Then I look up and out the window at God’s majestic works of His hands. The silhouetted trees with the carefully detailed grey hills behind – as it slowly climbs out of shadow to a purple/grey hue, fog beginning to lift, and the outline of trees layered behind trees beginning to be visible. And as the sun is slowly climbing, the place where the blackened tree line on top of the hill is now accented by the warmest golden lines that blend into an ever-changing band above of pink, beige, faded purple, and then the light cloud-line that leads to a crisp morning blue. Some of the colors I can’t even describe – or they last just a few moments before the Great Painter has set in motion the next part of the scene of a single day’s sunrise. And this is just one minute masterpiece in an abundance of beauty that the Master is orchestrating in a single moment.

Yes, I meditate on all Your works. I muse on the work of Your hands.

I don’t know what kind of year you had. I don’t know what is in your future, or mine. But I know Who holds the future, and I know He wants to be a part of your life. If after reading the blogs I read, and my own thoughts, you feel drawn to know Him, start your new year with new life: talk to Jesus – it’s simple. Ask Him to come and be the Leader of your life and make you new.

 

The Christmas Tree and Memories

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I really don’t know why it’s such a special part of our Christmas celebrating. Maybe because it’s the largest visible item to mark the season? I’m not sure if that’s the reason, but I can say a part of the significance of it comes from all the good memories that surround the Christmas Tree. They come back to me as I sit and look at the lovely decorations collected over the years, my now-5 year old popcorn string (yes, it does keep! I don’t have to string it every year, and my son even stopped snacking on it at least 3 years ago, haha!) So here is my walk down memory lane, if you care to snoop, after we decorated the tree last night:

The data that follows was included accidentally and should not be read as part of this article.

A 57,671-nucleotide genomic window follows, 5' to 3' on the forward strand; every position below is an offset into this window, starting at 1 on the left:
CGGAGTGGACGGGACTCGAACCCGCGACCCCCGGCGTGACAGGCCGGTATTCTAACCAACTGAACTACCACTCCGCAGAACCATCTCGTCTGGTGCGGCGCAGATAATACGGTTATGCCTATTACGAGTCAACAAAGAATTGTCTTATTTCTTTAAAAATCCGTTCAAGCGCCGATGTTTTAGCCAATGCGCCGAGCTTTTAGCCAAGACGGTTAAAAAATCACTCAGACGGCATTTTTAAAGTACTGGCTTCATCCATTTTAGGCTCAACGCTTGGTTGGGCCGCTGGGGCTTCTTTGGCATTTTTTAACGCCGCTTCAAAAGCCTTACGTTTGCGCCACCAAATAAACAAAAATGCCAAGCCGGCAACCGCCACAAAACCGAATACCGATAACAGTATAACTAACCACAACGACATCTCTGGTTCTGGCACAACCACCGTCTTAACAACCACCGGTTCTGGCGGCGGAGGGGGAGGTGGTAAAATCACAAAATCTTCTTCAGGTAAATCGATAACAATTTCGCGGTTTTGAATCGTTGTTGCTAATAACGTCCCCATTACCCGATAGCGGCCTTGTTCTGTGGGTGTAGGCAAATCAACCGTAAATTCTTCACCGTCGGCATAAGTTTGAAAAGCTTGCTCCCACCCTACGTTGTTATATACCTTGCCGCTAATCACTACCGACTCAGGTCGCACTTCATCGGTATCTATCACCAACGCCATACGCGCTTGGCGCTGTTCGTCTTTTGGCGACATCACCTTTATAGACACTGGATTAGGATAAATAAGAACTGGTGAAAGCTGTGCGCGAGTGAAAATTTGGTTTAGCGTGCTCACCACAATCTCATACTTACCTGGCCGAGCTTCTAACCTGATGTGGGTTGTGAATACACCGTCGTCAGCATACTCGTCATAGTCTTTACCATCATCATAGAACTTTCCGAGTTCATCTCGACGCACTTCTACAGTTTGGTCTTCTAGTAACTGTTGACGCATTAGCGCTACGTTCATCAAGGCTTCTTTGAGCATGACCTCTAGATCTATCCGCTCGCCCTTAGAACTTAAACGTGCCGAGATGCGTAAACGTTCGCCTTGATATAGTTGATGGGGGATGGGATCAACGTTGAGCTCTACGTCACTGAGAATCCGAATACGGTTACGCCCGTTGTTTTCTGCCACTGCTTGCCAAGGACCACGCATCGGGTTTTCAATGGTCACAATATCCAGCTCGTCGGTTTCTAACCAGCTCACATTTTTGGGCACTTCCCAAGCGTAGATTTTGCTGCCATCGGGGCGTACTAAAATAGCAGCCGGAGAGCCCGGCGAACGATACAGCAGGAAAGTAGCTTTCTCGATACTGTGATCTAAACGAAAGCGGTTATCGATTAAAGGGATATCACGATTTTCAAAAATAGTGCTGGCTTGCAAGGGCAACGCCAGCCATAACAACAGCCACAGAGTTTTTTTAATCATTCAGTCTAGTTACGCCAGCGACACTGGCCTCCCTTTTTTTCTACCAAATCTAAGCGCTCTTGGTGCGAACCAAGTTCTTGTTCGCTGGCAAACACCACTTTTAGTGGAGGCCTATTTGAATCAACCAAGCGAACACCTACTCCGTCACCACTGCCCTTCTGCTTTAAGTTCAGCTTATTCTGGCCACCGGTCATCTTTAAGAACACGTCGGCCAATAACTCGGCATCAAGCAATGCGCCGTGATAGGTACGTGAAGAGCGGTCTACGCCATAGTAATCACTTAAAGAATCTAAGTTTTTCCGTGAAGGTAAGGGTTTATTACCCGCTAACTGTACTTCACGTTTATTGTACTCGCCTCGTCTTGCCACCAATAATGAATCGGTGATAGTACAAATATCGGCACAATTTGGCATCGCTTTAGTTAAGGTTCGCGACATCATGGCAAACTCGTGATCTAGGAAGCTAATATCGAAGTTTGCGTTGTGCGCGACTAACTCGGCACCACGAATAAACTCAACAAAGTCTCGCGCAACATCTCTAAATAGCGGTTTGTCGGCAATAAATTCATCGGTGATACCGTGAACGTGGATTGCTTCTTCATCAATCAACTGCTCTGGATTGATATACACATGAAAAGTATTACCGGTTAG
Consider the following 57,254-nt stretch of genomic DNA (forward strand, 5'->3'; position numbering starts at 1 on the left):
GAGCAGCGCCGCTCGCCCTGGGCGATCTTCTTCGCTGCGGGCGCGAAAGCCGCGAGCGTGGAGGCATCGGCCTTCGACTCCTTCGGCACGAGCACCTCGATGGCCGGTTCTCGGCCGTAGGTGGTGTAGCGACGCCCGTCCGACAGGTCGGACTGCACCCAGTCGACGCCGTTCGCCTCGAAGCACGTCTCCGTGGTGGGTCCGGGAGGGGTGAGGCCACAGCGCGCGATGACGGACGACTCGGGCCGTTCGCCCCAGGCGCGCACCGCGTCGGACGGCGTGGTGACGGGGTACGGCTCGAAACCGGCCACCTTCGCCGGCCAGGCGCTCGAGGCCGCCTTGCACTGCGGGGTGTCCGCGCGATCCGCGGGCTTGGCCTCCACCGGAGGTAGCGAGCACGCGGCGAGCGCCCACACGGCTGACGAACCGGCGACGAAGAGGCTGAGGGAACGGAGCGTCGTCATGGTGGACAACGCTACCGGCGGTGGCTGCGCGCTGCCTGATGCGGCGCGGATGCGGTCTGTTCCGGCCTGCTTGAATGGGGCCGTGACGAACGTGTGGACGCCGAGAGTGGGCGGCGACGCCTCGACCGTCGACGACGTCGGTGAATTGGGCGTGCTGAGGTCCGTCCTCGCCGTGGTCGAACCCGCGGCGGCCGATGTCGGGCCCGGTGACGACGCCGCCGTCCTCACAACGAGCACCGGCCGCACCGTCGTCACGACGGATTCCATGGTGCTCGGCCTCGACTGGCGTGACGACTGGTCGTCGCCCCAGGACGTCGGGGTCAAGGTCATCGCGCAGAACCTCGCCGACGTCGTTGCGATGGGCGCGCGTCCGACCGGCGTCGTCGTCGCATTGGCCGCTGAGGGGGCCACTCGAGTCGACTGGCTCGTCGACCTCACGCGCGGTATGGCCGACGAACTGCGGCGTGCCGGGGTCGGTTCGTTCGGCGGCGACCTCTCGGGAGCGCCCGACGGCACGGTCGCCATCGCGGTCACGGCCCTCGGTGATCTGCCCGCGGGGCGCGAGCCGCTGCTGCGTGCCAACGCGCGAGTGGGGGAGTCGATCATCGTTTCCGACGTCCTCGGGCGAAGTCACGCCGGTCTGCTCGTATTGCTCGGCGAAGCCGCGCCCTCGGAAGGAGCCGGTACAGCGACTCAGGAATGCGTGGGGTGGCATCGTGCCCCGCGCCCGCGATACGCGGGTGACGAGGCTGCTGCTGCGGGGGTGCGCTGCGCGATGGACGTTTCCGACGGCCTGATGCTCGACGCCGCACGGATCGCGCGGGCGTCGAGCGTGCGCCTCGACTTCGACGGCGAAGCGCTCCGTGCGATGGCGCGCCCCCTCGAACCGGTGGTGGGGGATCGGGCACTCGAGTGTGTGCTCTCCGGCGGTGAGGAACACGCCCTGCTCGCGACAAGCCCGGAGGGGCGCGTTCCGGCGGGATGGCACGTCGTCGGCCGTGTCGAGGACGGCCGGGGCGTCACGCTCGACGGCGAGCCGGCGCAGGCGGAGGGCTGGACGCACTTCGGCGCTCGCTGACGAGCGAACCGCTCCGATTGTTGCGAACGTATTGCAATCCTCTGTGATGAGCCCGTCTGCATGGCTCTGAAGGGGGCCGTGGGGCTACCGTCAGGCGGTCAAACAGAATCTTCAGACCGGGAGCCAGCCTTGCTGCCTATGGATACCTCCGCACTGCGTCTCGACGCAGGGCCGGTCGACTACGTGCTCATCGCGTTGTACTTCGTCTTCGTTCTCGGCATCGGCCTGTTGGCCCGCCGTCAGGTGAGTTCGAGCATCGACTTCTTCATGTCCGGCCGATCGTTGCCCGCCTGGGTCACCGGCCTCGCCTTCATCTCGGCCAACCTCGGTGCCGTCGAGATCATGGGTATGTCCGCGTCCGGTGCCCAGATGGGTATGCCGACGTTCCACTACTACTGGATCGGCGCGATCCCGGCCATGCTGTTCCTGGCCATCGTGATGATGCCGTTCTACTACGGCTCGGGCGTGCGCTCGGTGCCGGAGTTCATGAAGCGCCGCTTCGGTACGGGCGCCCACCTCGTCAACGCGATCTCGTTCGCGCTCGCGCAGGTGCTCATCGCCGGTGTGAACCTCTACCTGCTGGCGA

December 4, around midnight….I’m sitting here watching my sleeping children whom I allowed to drift off as they looked at our job well done on the Christmas tree this year. I’ll carry them to bed later. But now, I’m thinking about our Christmases past, at least the memories that the Tree reminds me of. I laugh about the one year we went and cut trees together with my husband’s family – my mom in law ended up picking the most sparce Charlie Brown Tree you’d ever seen. It was funny. But looked comically great once sprinkled with tinsel and covered in her various decorations. I also remember before that the year my husband was in Afghanistan for Christmas: the kids and I went with his family to cut a tree – with our boxer, Betsy, too. I fell asleep on the way home on my brother-in-law’s shoulder – a bit embarrassed about that when we got home and I’d left a little drool on his shirt.

I remember another year that my husband was home and we’d (well, I had, I guess) picked a ridiculously huge tree – it took up 1/4 of our living room. And my husband even had to cut the branches down in the back so it would sit near the wall enough. And when it came time to take that one down, he opted to saw it up inside the house to make removal easier. Then I also remember the tiny tree we put up in Florida at the vacation home that special Christmas with my mom and dad – and on Christmas day, we all went over to the assisted living for my last year to celebrate the season with my grandparents. Mom and I made lasagna to bake there at the home for a special dinner with them. Grandma talked about that day even up until she passed away in July this past year. She’d still say the same thing whenever it came to her mind: “you remember, Melissa, when you and your mom cooked that wonderful lasagna dinner for Christmas for us in Florida? Those people would pass through the hallway there and smell that good food and just get so jealous of us.” And then she’d smile and laugh. It’s still not come to my heart the full realization that I won’t see them again on this earth. But these memories certainly help.